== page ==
April 1992; war and barbarism returned to Yugoslavia. Fascists returned from Australia, California, and the Argentine. Croat forces trashed the museum commemorating the victims of Jasanovac; hadn't their President Franjo Tudjman vandalized its history? In Bijelina, Serb Chetniks slaughtered Muslims in the mosque, with grenade and machine-gun fire, then went in and pissed on the bodies. Dr.Karadzic's artillery bombarded Sarajevo's national museum and library with high-incendiary shells, book-burning on a spectacular scale.
April 1993: in Warsaw, commemorating the fiftieth anniversary of the ghetto revolt, the old Bundist fighter Dr.Marek Edelman reminds people that it is happening again: "In Bosnia we are witnessing mass slaughter, and Europe is behaving the way it did toward the resistance in the Ghetto'.
What had happened to the Haggadah? When children and old people are targeted by snipers, thousands of women raped, and mortar bombs hit bread queues, who will care for an old Hebrew book? The museum had been reduced to ashes. Rumour had it the Haggadah had been burnt, or it was ruined by fire hoses; or the government had secretly sold it abroad to buy arms.
In 1992, when the shelling began, the museum's Muslim director, Enver Imamovic, and three volunteers had braved shell and sniper fire to enter the museum, and save precious volumes. With the help of a Bosnian Serb, they broke into the museum vault, removed the Haggadah and brought it to the National Bank, where it was kept in an underground vault.
Pesach 1995. In the third year of siege, the remaining Jews of Sarajevo, the remnant of a remnant, gathered for a seder. Not Elijah the prophet, but President Alia Izetbegovic, his ministers, and the Muslim imam, Spahic, arrive. Praising the Jewish aid organisation La Benovelencia, for helping all Sarajevans, they handed over a present for the community. An old book. ..The Sarajevo Haggadah has survived. Like many Bosnians it may go abroad. Hopefully, it will return to Bosnia with the tradition of civilised tolerance which first brought it to that land, and sheltered it. Hopefully, despite the pharaohs of imperialism, ethnic hatred and partition, the vision of freedom and humanity for which so many Bosnians fought and died, in the Second World War and in the past few years, will live on.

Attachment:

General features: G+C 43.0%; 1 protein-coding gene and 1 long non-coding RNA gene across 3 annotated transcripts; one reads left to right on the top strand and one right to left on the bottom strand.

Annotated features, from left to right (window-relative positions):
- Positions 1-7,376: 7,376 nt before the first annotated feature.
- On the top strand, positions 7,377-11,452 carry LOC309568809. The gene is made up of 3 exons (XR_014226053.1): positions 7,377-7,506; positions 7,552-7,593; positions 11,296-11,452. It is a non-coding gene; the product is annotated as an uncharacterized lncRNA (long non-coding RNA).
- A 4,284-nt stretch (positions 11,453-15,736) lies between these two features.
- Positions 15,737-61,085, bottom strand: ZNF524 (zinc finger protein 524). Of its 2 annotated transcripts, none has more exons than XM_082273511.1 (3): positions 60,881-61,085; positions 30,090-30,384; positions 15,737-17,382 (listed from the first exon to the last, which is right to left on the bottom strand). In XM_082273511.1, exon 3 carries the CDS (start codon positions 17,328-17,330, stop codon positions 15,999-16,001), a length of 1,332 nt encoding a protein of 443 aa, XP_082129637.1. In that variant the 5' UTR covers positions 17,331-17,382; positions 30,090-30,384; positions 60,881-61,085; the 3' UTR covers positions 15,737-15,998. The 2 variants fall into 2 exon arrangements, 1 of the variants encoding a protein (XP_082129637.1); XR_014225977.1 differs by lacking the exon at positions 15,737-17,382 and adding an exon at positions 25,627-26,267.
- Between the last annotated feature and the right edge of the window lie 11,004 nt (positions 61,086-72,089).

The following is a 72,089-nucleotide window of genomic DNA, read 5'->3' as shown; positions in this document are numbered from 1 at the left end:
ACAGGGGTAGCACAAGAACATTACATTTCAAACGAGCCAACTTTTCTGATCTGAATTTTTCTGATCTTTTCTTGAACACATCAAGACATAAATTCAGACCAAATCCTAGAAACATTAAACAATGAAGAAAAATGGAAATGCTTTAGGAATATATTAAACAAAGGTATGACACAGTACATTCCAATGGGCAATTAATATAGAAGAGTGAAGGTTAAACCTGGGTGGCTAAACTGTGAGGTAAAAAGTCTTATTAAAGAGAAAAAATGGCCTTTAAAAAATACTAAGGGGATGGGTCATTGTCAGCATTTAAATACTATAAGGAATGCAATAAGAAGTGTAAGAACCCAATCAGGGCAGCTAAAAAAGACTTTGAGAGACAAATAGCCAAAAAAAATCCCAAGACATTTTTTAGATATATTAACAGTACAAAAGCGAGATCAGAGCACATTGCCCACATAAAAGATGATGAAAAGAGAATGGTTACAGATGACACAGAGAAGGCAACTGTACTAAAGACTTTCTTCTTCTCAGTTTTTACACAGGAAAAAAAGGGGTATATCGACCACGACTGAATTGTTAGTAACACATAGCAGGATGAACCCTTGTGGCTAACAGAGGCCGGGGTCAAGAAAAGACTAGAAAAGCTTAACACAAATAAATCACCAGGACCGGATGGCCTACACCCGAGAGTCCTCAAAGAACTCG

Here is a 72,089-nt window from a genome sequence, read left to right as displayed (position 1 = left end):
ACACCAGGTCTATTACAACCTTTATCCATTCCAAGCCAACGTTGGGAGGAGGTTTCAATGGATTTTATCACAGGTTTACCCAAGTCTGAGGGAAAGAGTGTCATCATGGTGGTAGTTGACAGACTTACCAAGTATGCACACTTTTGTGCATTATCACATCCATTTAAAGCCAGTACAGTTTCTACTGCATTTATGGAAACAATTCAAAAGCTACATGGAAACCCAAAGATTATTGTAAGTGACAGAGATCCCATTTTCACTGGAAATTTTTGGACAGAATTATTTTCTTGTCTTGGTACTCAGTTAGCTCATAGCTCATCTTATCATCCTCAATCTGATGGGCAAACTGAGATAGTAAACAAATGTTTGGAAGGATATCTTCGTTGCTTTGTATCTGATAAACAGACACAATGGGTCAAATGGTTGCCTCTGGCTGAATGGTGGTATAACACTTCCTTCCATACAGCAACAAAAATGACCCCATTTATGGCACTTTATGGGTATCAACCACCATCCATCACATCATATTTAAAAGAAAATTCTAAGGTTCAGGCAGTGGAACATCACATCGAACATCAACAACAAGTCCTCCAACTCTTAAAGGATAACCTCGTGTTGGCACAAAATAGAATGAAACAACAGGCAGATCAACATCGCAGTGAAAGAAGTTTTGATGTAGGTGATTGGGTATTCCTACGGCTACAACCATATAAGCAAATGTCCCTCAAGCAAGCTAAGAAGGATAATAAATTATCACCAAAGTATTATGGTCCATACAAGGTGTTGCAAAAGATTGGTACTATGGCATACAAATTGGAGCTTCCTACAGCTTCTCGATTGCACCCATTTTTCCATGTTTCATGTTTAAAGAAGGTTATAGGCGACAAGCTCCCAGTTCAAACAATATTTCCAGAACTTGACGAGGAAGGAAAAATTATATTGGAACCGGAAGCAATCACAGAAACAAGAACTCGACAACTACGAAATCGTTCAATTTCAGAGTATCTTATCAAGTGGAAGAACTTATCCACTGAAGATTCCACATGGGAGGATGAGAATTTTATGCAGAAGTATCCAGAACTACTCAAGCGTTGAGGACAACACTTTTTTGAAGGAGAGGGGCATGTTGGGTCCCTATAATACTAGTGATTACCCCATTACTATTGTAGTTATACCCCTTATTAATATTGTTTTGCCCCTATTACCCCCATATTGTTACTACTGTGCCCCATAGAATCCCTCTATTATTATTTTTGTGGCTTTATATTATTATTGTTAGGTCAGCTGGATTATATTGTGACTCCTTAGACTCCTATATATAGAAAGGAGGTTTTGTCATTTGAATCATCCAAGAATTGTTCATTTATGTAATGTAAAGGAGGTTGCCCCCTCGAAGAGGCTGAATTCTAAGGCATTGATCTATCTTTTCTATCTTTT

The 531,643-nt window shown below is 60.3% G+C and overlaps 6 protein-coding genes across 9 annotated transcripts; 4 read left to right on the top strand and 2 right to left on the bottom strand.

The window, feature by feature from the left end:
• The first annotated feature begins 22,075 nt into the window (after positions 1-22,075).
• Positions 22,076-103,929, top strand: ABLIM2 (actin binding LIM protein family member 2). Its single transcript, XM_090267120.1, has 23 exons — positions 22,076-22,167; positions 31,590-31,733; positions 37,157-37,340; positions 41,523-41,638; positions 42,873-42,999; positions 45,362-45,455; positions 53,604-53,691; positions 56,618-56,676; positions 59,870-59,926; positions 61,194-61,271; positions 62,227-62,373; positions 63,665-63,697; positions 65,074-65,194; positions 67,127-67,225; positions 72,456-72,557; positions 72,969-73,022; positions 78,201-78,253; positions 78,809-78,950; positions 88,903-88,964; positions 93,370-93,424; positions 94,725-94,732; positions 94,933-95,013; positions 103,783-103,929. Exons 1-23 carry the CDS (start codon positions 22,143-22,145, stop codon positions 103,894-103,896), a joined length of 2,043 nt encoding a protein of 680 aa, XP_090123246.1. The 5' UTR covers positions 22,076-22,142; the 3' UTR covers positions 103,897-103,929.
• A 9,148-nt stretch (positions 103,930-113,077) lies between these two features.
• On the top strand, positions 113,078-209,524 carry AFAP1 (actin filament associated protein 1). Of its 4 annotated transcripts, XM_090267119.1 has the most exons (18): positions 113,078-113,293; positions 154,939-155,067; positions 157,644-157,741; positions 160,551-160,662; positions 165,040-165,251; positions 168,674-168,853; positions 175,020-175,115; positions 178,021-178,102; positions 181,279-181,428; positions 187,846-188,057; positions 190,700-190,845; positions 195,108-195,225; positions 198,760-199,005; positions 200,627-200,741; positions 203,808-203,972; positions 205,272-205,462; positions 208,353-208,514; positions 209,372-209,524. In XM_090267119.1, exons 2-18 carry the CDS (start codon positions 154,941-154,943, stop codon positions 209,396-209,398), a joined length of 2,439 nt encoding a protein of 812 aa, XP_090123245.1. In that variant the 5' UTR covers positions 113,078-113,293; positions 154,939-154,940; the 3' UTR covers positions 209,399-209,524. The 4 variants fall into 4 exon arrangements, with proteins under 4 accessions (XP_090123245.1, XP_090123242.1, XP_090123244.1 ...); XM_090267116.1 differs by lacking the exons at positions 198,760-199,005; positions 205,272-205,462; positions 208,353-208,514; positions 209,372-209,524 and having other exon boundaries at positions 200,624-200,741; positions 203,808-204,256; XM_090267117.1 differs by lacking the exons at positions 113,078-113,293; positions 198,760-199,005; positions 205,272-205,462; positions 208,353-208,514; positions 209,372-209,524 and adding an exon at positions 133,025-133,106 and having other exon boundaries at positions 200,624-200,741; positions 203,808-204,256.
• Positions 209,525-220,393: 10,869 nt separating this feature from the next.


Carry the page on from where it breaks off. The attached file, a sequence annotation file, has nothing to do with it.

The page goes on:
That's what I wrote ten years ago. (Jewish Socialist No.35 Spring 1996).
In fact the Haggadah was kept safe in the bank vault, though it was shown to a visiting delegation from the American Jewish Joint Distribution Committee.
In 2002 an international team of experts reported that the Haggadah would soon be ready for display. Andrea Pataki, of the Austrian Academy of Fine Arts in Vienna, said that she had to repair and stabilise the binding and end papers, but did not have to touch the magnificent colored illustrations. "I checked under a 25X microscope and I didn't see any flaking or powdering of the pigments," Pataki told the Balkan Times. “The overall condition is very good for its age."
Pataki said she also did not want to do anything to remove the wine stains and other signs that bear witness to the Haggadah's use at the seder table. “That's something you never touch – it's part of the book's history,'' she said.
And quite right too!
Sadly, the Haggadah's happy ending remains among isolated cases as yet, like the rebuilt bridge at Mostar. If only the damage to Bosnia and Hercegovina and its multicultural tradition by war and nationalism, the Dayton agreement's entrenching of ethnic divisions, and the carve up of a society by commercial carpet-baggers, could be as easily repaired. "Dayenu" -it would suffice!